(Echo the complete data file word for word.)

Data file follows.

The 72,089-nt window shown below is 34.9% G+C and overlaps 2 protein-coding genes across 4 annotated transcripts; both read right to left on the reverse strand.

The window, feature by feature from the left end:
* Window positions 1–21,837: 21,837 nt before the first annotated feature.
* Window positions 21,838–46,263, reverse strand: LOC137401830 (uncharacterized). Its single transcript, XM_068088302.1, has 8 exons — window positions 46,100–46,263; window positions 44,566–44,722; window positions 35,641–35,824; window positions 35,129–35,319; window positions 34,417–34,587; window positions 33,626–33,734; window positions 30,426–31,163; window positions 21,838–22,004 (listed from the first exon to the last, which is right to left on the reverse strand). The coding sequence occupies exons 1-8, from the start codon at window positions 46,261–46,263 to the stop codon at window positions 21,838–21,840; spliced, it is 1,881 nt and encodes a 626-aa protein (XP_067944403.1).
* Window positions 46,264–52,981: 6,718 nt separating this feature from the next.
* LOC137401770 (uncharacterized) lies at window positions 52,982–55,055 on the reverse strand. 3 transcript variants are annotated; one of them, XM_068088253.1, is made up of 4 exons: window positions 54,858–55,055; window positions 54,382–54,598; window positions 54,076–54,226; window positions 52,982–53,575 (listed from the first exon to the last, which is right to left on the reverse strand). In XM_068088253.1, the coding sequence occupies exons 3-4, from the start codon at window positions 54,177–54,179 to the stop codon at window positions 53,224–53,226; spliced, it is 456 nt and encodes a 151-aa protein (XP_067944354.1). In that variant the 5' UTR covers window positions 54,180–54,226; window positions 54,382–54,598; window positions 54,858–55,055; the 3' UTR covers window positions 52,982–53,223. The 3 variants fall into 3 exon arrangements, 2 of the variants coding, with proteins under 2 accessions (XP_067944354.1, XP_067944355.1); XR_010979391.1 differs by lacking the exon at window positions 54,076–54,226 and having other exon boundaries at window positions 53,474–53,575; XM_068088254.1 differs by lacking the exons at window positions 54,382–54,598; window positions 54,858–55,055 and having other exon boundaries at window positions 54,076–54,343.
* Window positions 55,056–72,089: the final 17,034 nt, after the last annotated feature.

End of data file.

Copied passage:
The 72,089-nt window shown below is 34.9% G+C and overlaps 2 protein-coding genes across 4 annotated transcripts; both read right to left on the reverse strand.

The window, feature by feature from the left end:
* Window positions 1–21,837: 21,837 nt before the first annotated feature.
* Window positions 21,838–46,263, reverse strand: LOC137401830 (uncharacterized). Its single transcript, XM_068088302.1, has 8 exons — window positions 46,100–46,263; window positions 44,566–44,722; window positions 35,641–35,824; window positions 35,129–35,319; window positions 34,417–34,587; window positions 33,626–33,734; window positions 30,426–31,163; window positions 21,838–22,004 (listed from the first exon to the last, which is right to left on the reverse strand). The coding sequence occupies exons 1-8, from the start codon at window positions 46,261–46,263 to the stop codon at window positions 21,838–21,840; spliced, it is 1,881 nt and encodes a 626-aa protein (XP_067944403.1).
* Window positions 46,264–52,981: 6,718 nt separating this feature from the next.
* LOC137401770 (uncharacterized) lies at window positions 52,982–55,055 on the reverse strand. 3 transcript variants are annotated; one of them, XM_068088253.1, is made up of 4 exons: window positions 54,858–55,055; window positions 54,382–54,598; window positions 54,076–54,226; window positions 52,982–53,575 (listed from the first exon to the last, which is right to left on the reverse strand). In XM_068088253.1, the coding sequence occupies exons 3-4, from the start codon at window positions 54,177–54,179 to the stop codon at window positions 53,224–53,226; spliced, it is 456 nt and encodes a 151-aa protein (XP_067944354.1). In that variant the 5' UTR covers window positions 54,180–54,226; window positions 54,382–54,598; window positions 54,858–55,055; the 3' UTR covers window positions 52,982–53,223. The 3 variants fall into 3 exon arrangements, 2 of the variants coding, with proteins under 2 accessions (XP_067944354.1, XP_067944355.1); XR_010979391.1 differs by lacking the exon at window positions 54,076–54,226 and having other exon boundaries at window positions 53,474–53,575; XM_068088254.1 differs by lacking the exons at window positions 54,382–54,598; window positions 54,858–55,055 and having other exon boundaries at window positions 54,076–54,343.
* Window positions 55,056–72,089: the final 17,034 nt, after the last annotated feature.